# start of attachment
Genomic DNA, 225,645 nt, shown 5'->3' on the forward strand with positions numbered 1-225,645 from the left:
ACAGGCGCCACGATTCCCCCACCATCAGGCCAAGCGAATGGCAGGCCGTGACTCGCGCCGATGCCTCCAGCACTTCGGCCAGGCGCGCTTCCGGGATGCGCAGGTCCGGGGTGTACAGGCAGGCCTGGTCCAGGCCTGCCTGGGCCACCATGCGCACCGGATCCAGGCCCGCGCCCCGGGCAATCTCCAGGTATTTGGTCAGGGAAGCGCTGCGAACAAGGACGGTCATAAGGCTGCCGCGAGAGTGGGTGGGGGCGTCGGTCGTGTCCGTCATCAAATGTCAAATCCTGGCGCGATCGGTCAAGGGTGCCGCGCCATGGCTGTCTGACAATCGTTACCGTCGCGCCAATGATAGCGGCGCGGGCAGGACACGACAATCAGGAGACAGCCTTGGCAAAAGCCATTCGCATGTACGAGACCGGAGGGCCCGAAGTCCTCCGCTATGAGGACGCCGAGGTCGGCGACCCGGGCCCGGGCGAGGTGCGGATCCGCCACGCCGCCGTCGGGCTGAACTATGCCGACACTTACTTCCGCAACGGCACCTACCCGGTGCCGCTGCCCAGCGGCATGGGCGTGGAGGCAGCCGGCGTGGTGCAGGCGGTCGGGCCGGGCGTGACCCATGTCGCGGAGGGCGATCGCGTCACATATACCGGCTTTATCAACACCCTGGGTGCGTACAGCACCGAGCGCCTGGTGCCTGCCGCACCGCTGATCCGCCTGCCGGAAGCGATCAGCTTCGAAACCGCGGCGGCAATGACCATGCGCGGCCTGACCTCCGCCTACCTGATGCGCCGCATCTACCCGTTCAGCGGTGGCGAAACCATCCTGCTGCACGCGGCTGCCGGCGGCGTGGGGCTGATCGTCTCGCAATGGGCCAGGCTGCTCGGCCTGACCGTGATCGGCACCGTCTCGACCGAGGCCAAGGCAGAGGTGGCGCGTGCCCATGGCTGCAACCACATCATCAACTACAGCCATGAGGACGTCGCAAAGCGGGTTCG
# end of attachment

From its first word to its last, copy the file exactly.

Genomic DNA, 225,645 nt, shown 5'->3' on the forward strand with positions numbered 1-225,645 from the left:
ACAGGCGCCACGATTCCCCCACCATCAGGCCAAGCGAATGGCAGGCCGTGACTCGCGCCGATGCCTCCAGCACTTCGGCCAGGCGCGCTTCCGGGATGCGCAGGTCCGGGGTGTACAGGCAGGCCTGGTCCAGGCCTGCCTGGGCCACCATGCGCACCGGATCCAGGCCCGCGCCCCGGGCAATCTCCAGGTATTTGGTCAGGGAAGCGCTGCGAACAAGGACGGTCATAAGGCTGCCGCGAGAGTGGGTGGGGGCGTCGGTCGTGTCCGTCATCAAATGTCAAATCCTGGCGCGATCGGTCAAGGGTGCCGCGCCATGGCTGTCTGACAATCGTTACCGTCGCGCCAATGATAGCGGCGCGGGCAGGACACGACAATCAGGAGACAGCCTTGGCAAAAGCCATTCGCATGTACGAGACCGGAGGGCCCGAAGTCCTCCGCTATGAGGACGCCGAGGTCGGCGACCCGGGCCCGGGCGAGGTGCGGATCCGCCACGCCGCCGTCGGGCTGAACTATGCCGACACTTACTTCCGCAACGGCACCTACCCGGTGCCGCTGCCCAGCGGCATGGGCGTGGAGGCAGCCGGCGTGGTGCAGGCGGTCGGGCCGGGCGTGACCCATGTCGCGGAGGGCGATCGCGTCACATATACCGGCTTTATCAACACCCTGGGTGCGTACAGCACCGAGCGCCTGGTGCCTGCCGCACCGCTGATCCGCCTGCCGGAAGCGATCAGCTTCGAAACCGCGGCGGCAATGACCATGCGCGGCCTGACCTCCGCCTACCTGATGCGCCGCATCTACCCGTTCAGCGGTGGCGAAACCATCCTGCTGCACGCGGCTGCCGGCGGCGTGGGGCTGATCGTCTCGCAATGGGCCAGGCTGCTCGGCCTGACCGTGATCGGCACCGTCTCGACCGAGGCCAAGGCAGAGGTGGCGCGTGCCCATGGCTGCAACCACATCATCAACTACAGCCATGAGGACGTCGCAAAGCGGGTTCG